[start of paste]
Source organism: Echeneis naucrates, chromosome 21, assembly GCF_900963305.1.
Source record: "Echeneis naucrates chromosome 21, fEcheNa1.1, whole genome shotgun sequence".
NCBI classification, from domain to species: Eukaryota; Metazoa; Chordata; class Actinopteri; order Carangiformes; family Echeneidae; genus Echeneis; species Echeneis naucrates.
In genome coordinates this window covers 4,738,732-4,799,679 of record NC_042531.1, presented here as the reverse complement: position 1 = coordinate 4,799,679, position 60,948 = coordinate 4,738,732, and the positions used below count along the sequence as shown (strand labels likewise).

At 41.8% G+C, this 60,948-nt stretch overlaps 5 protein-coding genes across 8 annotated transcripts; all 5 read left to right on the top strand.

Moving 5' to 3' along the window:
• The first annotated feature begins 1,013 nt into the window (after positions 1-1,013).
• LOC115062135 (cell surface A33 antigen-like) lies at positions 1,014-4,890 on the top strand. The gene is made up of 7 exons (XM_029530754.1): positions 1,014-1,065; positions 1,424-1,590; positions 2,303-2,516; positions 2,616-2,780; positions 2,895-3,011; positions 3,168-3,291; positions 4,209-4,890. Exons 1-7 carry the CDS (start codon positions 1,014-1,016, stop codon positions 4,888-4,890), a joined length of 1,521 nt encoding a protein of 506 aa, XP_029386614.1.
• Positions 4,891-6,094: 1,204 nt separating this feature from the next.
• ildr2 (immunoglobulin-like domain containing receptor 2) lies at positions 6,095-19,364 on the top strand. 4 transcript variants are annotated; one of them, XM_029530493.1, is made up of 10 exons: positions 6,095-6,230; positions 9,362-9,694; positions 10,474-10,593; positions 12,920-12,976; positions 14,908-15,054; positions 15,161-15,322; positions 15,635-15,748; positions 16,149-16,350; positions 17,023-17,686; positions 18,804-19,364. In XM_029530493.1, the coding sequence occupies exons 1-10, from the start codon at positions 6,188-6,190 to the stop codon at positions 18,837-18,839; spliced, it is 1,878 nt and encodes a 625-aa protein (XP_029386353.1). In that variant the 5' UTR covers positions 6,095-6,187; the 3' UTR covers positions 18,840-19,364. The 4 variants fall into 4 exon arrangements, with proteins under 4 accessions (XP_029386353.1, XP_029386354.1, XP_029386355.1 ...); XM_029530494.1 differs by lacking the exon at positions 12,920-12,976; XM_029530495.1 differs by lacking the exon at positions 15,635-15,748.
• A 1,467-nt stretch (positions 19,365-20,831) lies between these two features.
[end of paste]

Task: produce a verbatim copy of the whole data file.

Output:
Source organism: Echeneis naucrates, chromosome 21, assembly GCF_900963305.1.
Source record: "Echeneis naucrates chromosome 21, fEcheNa1.1, whole genome shotgun sequence".
NCBI classification, from domain to species: Eukaryota; Metazoa; Chordata; class Actinopteri; order Carangiformes; family Echeneidae; genus Echeneis; species Echeneis naucrates.
In genome coordinates this window covers 4,738,732-4,799,679 of record NC_042531.1, presented here as the reverse complement: position 1 = coordinate 4,799,679, position 60,948 = coordinate 4,738,732, and the positions used below count along the sequence as shown (strand labels likewise).

At 41.8% G+C, this 60,948-nt stretch overlaps 5 protein-coding genes across 8 annotated transcripts; all 5 read left to right on the top strand.

Moving 5' to 3' along the window:
• The first annotated feature begins 1,013 nt into the window (after positions 1-1,013).
• LOC115062135 (cell surface A33 antigen-like) lies at positions 1,014-4,890 on the top strand. The gene is made up of 7 exons (XM_029530754.1): positions 1,014-1,065; positions 1,424-1,590; positions 2,303-2,516; positions 2,616-2,780; positions 2,895-3,011; positions 3,168-3,291; positions 4,209-4,890. Exons 1-7 carry the CDS (start codon positions 1,014-1,016, stop codon positions 4,888-4,890), a joined length of 1,521 nt encoding a protein of 506 aa, XP_029386614.1.
• Positions 4,891-6,094: 1,204 nt separating this feature from the next.
• ildr2 (immunoglobulin-like domain containing receptor 2) lies at positions 6,095-19,364 on the top strand. 4 transcript variants are annotated; one of them, XM_029530493.1, is made up of 10 exons: positions 6,095-6,230; positions 9,362-9,694; positions 10,474-10,593; positions 12,920-12,976; positions 14,908-15,054; positions 15,161-15,322; positions 15,635-15,748; positions 16,149-16,350; positions 17,023-17,686; positions 18,804-19,364. In XM_029530493.1, the coding sequence occupies exons 1-10, from the start codon at positions 6,188-6,190 to the stop codon at positions 18,837-18,839; spliced, it is 1,878 nt and encodes a 625-aa protein (XP_029386353.1). In that variant the 5' UTR covers positions 6,095-6,187; the 3' UTR covers positions 18,840-19,364. The 4 variants fall into 4 exon arrangements, with proteins under 4 accessions (XP_029386353.1, XP_029386354.1, XP_029386355.1 ...); XM_029530494.1 differs by lacking the exon at positions 12,920-12,976; XM_029530495.1 differs by lacking the exon at positions 15,635-15,748.
• A 1,467-nt stretch (positions 19,365-20,831) lies between these two features.